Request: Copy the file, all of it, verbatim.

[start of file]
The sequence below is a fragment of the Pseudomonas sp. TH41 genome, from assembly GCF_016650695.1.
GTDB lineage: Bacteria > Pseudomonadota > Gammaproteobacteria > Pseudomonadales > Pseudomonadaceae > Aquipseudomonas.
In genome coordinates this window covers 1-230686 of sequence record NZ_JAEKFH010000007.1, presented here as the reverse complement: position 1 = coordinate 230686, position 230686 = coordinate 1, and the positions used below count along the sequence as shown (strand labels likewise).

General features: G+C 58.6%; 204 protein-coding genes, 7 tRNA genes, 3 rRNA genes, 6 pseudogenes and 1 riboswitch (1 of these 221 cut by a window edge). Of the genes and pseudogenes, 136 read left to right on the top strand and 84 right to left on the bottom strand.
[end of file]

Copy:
The sequence below is a fragment of the Pseudomonas sp. TH41 genome, from assembly GCF_016650695.1.
GTDB lineage: Bacteria > Pseudomonadota > Gammaproteobacteria > Pseudomonadales > Pseudomonadaceae > Aquipseudomonas.
In genome coordinates this window covers 1-230686 of sequence record NZ_JAEKFH010000007.1, presented here as the reverse complement: position 1 = coordinate 230686, position 230686 = coordinate 1, and the positions used below count along the sequence as shown (strand labels likewise).

General features: G+C 58.6%; 204 protein-coding genes, 7 tRNA genes, 3 rRNA genes, 6 pseudogenes and 1 riboswitch (1 of these 221 cut by a window edge). Of the genes and pseudogenes, 136 read left to right on the top strand and 84 right to left on the bottom strand.